Examples of positive change for Native Americans stemming from the Boldt Decision: In Washington, the Muckleshoot tribe held up a city of Tacoma plan to build a pipeline along the Green River, ancestral fishing grounds. The project went through but only after Tacoma agreed to pay the tribe $20 million, build a tribal fish hatchery and hand over 100 acres. In Utah, the Goshute Indians, over the objections of its non-Indian neighbors, plan to lease part of their reservation for nuclear-waste storage. In New Mexico, the city of Albuquerque has agreed to spend $300 million on cleaning up the Rio Grande River to meet the water- quality requirements of the Isleta Pueblo, which manages part of the watershed. Video: http://www.youtube.com/watch?v=dq0Joi1ELpshttp://www.youtube.com/watch?v=dq0Joi1ELps
The Native American Community 21.7 of 1000 American Indian and Alaska Native children were the victims of child maltreatment in 2002, compared with 20.2 of 1000 African American children and 10.7 of 1000 white children Age-adjusted death rate for adults exceeds that of the general population by almost 40%, with deaths due to diabetes, chronic liver disease and cirrhosis, and accidents occurring at least three times the national rate Rates of inadequate prenatal care and post-neonatal death among American Indian and Alaska Native infants that were two to three times those of white infants American Indian and Alaska Native children are twice as likely to be overweight and three times as likely to be obese, with rates of both growing by 4% since the mid-1990s A U.S. Commission on Civil Rights report documented that the IHS is so severely underfunded that it spends just $1914 per patient per year compared with twice that amount ($3803) that is spent on a federal prisoner in a year. Native people have lower labor force participation rates than those of the general population as high as 35% in some reservation communities Poverty and unemployment observed in American Indian and Alaska Native communities is related to broader economic development challenges in American Indian and Alaska Native communities, including geographic isolation and the availability of largely low-wage jobs. 35 - 60% High School Drop-out rate well above national average http://www.ncbi.nlm.nih.gov/pmc/articles/PMC2567901 /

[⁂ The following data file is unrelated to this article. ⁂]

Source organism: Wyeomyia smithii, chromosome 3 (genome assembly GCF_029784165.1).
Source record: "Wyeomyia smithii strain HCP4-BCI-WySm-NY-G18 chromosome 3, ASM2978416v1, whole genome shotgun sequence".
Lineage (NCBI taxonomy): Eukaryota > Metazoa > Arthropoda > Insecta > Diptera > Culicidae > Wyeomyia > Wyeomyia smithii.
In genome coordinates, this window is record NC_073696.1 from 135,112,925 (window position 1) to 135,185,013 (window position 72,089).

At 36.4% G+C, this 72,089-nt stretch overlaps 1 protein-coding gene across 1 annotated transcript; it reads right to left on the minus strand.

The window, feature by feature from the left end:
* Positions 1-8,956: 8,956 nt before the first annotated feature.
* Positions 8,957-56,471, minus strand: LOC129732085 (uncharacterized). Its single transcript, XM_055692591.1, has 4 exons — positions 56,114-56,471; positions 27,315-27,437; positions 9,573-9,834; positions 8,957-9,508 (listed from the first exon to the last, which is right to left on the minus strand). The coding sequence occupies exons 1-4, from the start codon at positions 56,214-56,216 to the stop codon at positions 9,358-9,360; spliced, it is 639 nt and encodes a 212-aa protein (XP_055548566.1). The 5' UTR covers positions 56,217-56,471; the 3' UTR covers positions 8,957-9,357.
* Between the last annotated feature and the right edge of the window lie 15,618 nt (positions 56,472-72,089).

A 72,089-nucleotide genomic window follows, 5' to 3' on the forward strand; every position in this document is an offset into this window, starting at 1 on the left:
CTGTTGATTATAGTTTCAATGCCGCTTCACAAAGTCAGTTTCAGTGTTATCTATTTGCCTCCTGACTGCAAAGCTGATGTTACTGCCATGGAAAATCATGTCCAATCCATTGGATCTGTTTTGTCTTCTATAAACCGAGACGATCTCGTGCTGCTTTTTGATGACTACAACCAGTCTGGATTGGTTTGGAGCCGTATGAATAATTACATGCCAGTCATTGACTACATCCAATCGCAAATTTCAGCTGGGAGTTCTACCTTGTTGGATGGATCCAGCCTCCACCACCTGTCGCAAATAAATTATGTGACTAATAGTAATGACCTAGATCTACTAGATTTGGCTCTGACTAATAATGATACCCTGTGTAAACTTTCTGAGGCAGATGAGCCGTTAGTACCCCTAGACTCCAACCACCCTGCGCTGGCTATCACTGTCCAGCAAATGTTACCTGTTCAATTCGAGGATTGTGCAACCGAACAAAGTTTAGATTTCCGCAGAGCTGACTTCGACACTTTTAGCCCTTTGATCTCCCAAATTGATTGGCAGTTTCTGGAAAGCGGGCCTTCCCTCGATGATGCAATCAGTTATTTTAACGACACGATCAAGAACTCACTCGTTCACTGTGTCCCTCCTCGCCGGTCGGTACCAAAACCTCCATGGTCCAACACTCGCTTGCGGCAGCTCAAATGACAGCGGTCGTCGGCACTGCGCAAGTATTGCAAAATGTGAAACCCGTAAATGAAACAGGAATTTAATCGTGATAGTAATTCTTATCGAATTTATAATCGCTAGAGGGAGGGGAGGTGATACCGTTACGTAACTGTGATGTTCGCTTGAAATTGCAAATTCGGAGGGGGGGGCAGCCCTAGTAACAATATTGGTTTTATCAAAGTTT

Barriers for Modern Day Native Americans 1. Outside of the “culture of power.” – Delpit tells us we must teach the codes of the “culture of power,” but also accept diverse students as they are: – “The answer is to accept students but also to take responsibility to teach them” (38).
Barriers for Modern Day Native Americans 2. Different style of oral communication Highly skilled in story telling, and “saying a great deal with a few words” (57). Many NA communities prohibit speaking for someone else– students can appear to not understand text Speech pattern: NA take long speech turns and expect to not be interrupted
Barriers for Modern Day Native Americans 3. Stereotyping The “Nonverbal Indian child” – NA students will give short/no answers when called on in class or asked inappropriate questions – Because of this, teachers stop calling on them and they become “invisible.” – NA students operate best in small groups Native Americans are “very diverse in cultural traditions, physical appearance, religion, and lifestyle” (Nieto, 159).
Fern Sherman Case Study 1.The only NA at her school 2.“This isn’t done in my culture” Cut-off by teacher 3.Correcting teachers in history class 4.NA children are taught to succeed “for one’s family, Nation, or community,” not for ones self (165). 5.Succeeded because of the support of her father, and the high expectations of her teacher
Other Issues… 1.Highest drop-out rate: 30% 2.Unemployment: 50% 3.High suicide rates 4.Inadequate health care 5.Higher infant mortality rate than the national average 6.Widespread nutritional deficiencies 7.Alcoholism affects the lives of more than 60% of NA children --- Nieto, page 166